Virginity is a Tricky Subject: Answering Difficult Questions
By Ruthie Kolb, Training Manager
September 8, 2016
If I had oral sex, am I still a virgin?
We receive SO MANY questions from youth about virginity. What exactly makes a person a virgin? When does a person lose their virginity? Is it tampons, hands, oral, vaginal, anal? Which one counts? Which one is "The Moment" everyone is talking about?
The concept of virginity treats sexual activity as a gatekeeper to adulthood. Therefore, as young people go through the process of maturing, a virginity focus gives them mixed-messages - Grow up, but not too much. Make your own decisions, but not over your body and relationships. Be more mature - except with sex. That’s for adults. But just vaginal sex. The other sex is possibly not sex and we don’t have a great consensus on whether it counts for virginity.
Let’s be honest for a second -- none of us BECAME adults the first time we had sex. We either were or were not mature and the experience probably didn’t change that. And so marking virginity loss as this coming-of-age moment for youth doesn’t actually inform their sexual health and development. For example, a person who is thinking about having oral sex needs to know that oral sex should be consensual and that many STIs can be transmitted orally. Arguing over if that person can claim the term “virgin” doesn’t affect their health outcomes.
But perhaps even more importantly, the virginity conversation alienates so many teens. What about youth didn’t choose to have sex; youth who had other people who chose it for them? What about young people who are LGBTQ; what does virginity mean to them? What about youth who are uninterested in sex? What about those who had sex and it wasn’t that great, but now, they are told they’re tarnished? What about young people who had a fantastic relationship and awesome sex and don’t regret it a bit and are told that they lost something?
ALL of these people are alienated by the virginity conversation.
So, what’s a better conversation? What about simply removing the adult-behavior component of sexuality and recognizing young people’s agency? We need to acknowledge and respect that engaging in sexual activities is a choice young people make, and when making that choice, what's important is that they have decision-making and partner communication skills.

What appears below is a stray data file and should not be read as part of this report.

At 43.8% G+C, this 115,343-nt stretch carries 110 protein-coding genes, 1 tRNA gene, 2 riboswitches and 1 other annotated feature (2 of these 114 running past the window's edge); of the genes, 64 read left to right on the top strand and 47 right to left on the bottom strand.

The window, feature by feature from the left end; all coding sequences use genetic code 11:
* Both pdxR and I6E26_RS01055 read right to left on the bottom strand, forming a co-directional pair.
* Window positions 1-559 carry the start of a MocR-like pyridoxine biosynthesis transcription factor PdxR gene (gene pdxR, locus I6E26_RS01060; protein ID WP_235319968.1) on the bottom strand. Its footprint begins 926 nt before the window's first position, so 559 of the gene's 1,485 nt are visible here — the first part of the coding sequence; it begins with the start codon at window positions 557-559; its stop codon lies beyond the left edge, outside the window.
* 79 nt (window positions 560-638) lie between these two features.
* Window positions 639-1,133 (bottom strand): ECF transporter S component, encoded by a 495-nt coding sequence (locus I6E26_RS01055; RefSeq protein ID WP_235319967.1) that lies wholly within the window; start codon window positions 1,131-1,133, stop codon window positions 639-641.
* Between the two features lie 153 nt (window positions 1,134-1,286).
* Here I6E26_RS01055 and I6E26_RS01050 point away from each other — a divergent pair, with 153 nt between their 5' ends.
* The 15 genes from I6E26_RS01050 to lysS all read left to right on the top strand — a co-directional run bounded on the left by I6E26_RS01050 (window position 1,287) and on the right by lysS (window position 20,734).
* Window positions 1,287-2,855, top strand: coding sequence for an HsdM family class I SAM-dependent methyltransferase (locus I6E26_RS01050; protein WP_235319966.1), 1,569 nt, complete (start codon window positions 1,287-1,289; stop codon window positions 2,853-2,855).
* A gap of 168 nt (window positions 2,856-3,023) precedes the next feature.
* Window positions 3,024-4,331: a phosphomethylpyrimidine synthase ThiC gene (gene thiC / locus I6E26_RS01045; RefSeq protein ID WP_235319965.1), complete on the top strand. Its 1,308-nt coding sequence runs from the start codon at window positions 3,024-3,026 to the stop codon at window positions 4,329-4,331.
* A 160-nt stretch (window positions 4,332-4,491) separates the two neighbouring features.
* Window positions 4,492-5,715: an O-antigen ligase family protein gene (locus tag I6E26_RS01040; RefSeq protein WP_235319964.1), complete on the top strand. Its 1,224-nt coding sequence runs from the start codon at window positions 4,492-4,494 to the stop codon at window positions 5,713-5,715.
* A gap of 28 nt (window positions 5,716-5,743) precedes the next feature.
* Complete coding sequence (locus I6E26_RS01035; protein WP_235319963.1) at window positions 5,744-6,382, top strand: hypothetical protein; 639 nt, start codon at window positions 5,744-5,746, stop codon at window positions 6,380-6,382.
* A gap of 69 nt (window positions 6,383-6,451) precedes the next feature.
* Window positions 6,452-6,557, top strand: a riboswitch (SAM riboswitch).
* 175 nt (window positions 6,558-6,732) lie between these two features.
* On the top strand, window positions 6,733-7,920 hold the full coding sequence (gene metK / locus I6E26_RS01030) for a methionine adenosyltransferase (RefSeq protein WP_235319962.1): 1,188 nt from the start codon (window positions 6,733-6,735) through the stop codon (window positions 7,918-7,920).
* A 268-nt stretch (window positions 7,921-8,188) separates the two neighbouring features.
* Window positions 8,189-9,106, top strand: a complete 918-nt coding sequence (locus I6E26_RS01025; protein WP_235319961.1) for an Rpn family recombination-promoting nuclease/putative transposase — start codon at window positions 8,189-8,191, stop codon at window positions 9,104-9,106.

With these ideas in mind, here is how I would answer that question:
That is such a good question, and I can almost guarantee that if you asked 10 people that question, you would get almost as many different answers. That’s because there isn’t a consensus on what exact behaviors count for “virginity.” So, I can’t really speak to whether or not oral sex “counts”.
For those of you who may not know, oral sex is when a person uses their mouth on another person’s genitals (their penis or vulva) for sexual pleasure. Sometimes, people also call this a “blow job” or “going down” on someone.
Just like vaginal, anal, or any other sexual activity, oral sex requires consent – that means that both partners are giving a sober and excited “yes” to the activity. How can a person make sure that their partner is consenting to having oral sex with them? (Take a moment for class or teen to think of ways to do this.)
Additionally, just like vaginal and anal sex, many STIs can be transferred through oral sex. As always, not having sex is the safest choice, but if a person is having oral sex, they will be safer if they use a barrier.
Now you try. What if a student asks you “If my boyfriend and I have anal, are we still virgins?”
What would you say? Try saying it out loud.
I know it’s awkward to talk to yourself, but don’t worry – I do it ALL. THE. TIME. It’s perfectly normal.
Besides, saying your answer out loud will help you practice for when you need to say it in front of a young person or your students.
Want more TRUST in your life? Check out Ruthie Kolb's other blogs here!